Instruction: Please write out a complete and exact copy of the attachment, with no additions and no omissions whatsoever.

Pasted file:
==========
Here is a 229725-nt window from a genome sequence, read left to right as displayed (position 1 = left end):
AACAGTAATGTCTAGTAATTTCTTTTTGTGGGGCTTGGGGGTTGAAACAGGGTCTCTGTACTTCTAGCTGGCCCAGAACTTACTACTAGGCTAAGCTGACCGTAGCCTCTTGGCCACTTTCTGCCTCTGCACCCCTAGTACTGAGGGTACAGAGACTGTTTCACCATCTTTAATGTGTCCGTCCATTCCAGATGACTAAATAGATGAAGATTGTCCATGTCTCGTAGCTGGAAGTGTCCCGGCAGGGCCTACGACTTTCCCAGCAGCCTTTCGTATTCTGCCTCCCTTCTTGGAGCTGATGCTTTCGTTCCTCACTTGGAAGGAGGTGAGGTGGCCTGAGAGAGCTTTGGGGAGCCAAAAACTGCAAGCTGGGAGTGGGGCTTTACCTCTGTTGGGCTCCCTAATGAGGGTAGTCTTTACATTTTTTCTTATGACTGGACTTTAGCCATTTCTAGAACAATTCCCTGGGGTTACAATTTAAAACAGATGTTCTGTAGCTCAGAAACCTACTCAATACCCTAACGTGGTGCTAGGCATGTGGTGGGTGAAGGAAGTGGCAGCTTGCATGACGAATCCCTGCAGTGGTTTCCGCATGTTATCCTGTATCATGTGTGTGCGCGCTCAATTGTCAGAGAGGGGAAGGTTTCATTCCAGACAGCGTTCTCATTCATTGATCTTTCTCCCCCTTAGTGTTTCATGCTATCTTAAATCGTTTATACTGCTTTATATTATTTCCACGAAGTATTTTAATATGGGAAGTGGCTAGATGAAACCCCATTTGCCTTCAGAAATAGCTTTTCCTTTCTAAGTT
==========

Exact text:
Here is a 229725-nt window from a genome sequence, read left to right as displayed (position 1 = left end):
AACAGTAATGTCTAGTAATTTCTTTTTGTGGGGCTTGGGGGTTGAAACAGGGTCTCTGTACTTCTAGCTGGCCCAGAACTTACTACTAGGCTAAGCTGACCGTAGCCTCTTGGCCACTTTCTGCCTCTGCACCCCTAGTACTGAGGGTACAGAGACTGTTTCACCATCTTTAATGTGTCCGTCCATTCCAGATGACTAAATAGATGAAGATTGTCCATGTCTCGTAGCTGGAAGTGTCCCGGCAGGGCCTACGACTTTCCCAGCAGCCTTTCGTATTCTGCCTCCCTTCTTGGAGCTGATGCTTTCGTTCCTCACTTGGAAGGAGGTGAGGTGGCCTGAGAGAGCTTTGGGGAGCCAAAAACTGCAAGCTGGGAGTGGGGCTTTACCTCTGTTGGGCTCCCTAATGAGGGTAGTCTTTACATTTTTTCTTATGACTGGACTTTAGCCATTTCTAGAACAATTCCCTGGGGTTACAATTTAAAACAGATGTTCTGTAGCTCAGAAACCTACTCAATACCCTAACGTGGTGCTAGGCATGTGGTGGGTGAAGGAAGTGGCAGCTTGCATGACGAATCCCTGCAGTGGTTTCCGCATGTTATCCTGTATCATGTGTGTGCGCGCTCAATTGTCAGAGAGGGGAAGGTTTCATTCCAGACAGCGTTCTCATTCATTGATCTTTCTCCCCCTTAGTGTTTCATGCTATCTTAAATCGTTTATACTGCTTTATATTATTTCCACGAAGTATTTTAATATGGGAAGTGGCTAGATGAAACCCCATTTGCCTTCAGAAATAGCTTTTCCTTTCTAAGTT